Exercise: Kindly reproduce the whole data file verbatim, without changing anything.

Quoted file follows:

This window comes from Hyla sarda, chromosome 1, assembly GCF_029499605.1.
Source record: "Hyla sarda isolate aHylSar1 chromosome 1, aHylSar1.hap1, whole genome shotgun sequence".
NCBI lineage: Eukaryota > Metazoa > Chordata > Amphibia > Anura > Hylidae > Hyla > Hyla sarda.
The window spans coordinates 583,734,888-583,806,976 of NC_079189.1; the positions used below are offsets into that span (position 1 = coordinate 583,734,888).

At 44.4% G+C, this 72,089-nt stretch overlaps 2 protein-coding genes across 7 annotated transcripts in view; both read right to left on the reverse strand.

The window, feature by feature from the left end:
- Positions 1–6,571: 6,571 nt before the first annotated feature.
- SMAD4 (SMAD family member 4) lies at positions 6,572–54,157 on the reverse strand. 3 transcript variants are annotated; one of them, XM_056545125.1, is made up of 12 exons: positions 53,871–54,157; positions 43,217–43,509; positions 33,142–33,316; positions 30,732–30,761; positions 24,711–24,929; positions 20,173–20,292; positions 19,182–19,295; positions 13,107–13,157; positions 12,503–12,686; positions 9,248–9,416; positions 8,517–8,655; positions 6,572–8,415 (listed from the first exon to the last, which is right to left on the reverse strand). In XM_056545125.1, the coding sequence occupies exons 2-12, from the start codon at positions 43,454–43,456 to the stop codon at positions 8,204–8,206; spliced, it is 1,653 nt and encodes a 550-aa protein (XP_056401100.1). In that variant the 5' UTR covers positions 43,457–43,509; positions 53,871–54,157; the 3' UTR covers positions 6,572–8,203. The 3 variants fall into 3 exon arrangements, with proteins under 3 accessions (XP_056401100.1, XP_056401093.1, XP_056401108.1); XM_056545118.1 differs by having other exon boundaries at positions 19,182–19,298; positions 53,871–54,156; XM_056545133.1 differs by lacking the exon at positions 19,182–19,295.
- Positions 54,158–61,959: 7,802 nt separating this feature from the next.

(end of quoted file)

This window comes from Hyla sarda, chromosome 1, assembly GCF_029499605.1.
Source record: "Hyla sarda isolate aHylSar1 chromosome 1, aHylSar1.hap1, whole genome shotgun sequence".
NCBI lineage: Eukaryota > Metazoa > Chordata > Amphibia > Anura > Hylidae > Hyla > Hyla sarda.
The window spans coordinates 583,734,888-583,806,976 of NC_079189.1; the positions used below are offsets into that span (position 1 = coordinate 583,734,888).

At 44.4% G+C, this 72,089-nt stretch overlaps 2 protein-coding genes across 7 annotated transcripts in view; both read right to left on the reverse strand.

The window, feature by feature from the left end:
- Positions 1–6,571: 6,571 nt before the first annotated feature.
- SMAD4 (SMAD family member 4) lies at positions 6,572–54,157 on the reverse strand. 3 transcript variants are annotated; one of them, XM_056545125.1, is made up of 12 exons: positions 53,871–54,157; positions 43,217–43,509; positions 33,142–33,316; positions 30,732–30,761; positions 24,711–24,929; positions 20,173–20,292; positions 19,182–19,295; positions 13,107–13,157; positions 12,503–12,686; positions 9,248–9,416; positions 8,517–8,655; positions 6,572–8,415 (listed from the first exon to the last, which is right to left on the reverse strand). In XM_056545125.1, the coding sequence occupies exons 2-12, from the start codon at positions 43,454–43,456 to the stop codon at positions 8,204–8,206; spliced, it is 1,653 nt and encodes a 550-aa protein (XP_056401100.1). In that variant the 5' UTR covers positions 43,457–43,509; positions 53,871–54,157; the 3' UTR covers positions 6,572–8,203. The 3 variants fall into 3 exon arrangements, with proteins under 3 accessions (XP_056401100.1, XP_056401093.1, XP_056401108.1); XM_056545118.1 differs by having other exon boundaries at positions 19,182–19,298; positions 53,871–54,156; XM_056545133.1 differs by lacking the exon at positions 19,182–19,295.
- Positions 54,158–61,959: 7,802 nt separating this feature from the next.